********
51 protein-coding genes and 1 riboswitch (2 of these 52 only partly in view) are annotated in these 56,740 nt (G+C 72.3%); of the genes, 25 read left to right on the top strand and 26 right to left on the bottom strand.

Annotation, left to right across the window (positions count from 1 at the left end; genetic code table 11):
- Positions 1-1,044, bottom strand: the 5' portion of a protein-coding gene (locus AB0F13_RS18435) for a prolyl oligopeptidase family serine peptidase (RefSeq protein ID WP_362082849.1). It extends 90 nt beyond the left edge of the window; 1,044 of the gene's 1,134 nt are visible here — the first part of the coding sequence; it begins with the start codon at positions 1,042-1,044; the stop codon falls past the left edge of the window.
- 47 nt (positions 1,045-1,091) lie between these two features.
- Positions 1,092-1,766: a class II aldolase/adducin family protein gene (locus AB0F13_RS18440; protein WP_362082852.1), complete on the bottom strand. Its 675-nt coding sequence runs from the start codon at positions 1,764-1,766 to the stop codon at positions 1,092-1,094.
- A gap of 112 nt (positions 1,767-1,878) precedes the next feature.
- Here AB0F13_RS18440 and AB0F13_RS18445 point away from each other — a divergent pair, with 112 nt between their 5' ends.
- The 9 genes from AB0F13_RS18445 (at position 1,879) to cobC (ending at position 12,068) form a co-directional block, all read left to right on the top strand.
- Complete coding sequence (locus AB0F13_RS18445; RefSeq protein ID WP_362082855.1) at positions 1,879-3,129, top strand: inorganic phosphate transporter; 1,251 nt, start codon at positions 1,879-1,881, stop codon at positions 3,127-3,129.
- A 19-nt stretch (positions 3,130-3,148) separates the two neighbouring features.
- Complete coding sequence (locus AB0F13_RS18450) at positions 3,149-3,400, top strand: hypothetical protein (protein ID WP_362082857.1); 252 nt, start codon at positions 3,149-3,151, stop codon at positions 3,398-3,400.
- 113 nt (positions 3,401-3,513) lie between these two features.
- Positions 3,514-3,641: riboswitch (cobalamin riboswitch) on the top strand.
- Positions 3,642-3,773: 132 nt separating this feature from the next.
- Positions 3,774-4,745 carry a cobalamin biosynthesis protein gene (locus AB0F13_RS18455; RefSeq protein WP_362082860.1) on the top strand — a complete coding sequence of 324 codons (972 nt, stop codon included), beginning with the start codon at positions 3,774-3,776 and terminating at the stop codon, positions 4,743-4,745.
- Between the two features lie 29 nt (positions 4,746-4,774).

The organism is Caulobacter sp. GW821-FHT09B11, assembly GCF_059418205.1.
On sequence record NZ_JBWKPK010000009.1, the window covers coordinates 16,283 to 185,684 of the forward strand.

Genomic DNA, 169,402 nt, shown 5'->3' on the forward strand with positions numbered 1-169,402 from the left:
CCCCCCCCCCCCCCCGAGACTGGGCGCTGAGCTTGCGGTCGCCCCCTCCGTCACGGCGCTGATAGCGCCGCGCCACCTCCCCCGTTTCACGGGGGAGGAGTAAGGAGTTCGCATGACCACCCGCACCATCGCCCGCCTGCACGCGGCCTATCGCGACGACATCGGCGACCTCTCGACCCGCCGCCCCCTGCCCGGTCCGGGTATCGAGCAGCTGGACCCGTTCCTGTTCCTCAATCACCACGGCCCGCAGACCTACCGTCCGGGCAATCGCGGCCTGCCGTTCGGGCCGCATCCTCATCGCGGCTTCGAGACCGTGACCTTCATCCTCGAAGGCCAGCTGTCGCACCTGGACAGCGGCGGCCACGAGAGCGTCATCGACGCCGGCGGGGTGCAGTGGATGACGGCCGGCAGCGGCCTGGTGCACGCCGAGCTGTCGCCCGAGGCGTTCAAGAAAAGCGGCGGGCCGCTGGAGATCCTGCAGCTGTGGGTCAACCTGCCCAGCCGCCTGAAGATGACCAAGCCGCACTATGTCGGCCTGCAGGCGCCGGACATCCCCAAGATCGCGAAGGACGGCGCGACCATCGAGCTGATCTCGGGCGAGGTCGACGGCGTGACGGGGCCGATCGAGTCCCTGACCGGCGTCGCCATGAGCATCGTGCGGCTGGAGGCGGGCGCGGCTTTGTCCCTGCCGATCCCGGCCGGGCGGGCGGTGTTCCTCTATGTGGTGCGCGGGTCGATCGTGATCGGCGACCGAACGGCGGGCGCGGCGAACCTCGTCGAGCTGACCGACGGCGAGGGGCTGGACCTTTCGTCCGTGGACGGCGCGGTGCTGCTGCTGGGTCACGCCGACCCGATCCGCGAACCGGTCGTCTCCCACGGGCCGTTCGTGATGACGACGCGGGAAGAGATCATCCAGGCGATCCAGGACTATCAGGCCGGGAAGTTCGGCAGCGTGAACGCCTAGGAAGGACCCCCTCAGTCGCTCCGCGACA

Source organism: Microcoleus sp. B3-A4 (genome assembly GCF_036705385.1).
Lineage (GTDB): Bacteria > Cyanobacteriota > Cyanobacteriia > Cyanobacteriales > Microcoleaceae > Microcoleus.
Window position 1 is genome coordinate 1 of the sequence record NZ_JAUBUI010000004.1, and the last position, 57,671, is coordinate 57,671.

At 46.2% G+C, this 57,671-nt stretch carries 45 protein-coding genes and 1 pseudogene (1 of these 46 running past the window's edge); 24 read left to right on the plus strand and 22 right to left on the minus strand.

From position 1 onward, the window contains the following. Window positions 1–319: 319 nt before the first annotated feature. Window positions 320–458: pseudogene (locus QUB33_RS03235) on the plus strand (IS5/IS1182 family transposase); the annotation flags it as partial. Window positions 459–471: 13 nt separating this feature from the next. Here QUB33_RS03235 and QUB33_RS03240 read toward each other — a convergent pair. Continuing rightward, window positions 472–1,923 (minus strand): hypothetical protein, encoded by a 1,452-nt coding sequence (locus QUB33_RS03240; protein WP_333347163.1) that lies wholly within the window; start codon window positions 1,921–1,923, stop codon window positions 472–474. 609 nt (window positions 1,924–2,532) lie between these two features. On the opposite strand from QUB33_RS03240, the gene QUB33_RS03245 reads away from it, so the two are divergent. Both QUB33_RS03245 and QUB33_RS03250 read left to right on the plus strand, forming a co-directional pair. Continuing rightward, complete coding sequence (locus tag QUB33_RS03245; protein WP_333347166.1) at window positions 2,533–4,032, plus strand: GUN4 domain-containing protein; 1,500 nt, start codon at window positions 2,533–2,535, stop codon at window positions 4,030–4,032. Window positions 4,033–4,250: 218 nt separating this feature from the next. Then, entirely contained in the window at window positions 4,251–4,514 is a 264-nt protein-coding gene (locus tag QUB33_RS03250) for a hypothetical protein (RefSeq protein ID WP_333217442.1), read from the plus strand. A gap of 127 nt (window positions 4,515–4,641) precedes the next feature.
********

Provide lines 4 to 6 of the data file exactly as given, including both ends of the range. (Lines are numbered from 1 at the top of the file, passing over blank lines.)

- 47 nt (positions 1,045-1,091) lie between these two features.
- Positions 1,092-1,766: a class II aldolase/adducin family protein gene (locus AB0F13_RS18440; protein WP_362082852.1), complete on the bottom strand. Its 675-nt coding sequence runs from the start codon at positions 1,764-1,766 to the stop codon at positions 1,092-1,094.
- A gap of 112 nt (positions 1,767-1,878) precedes the next feature.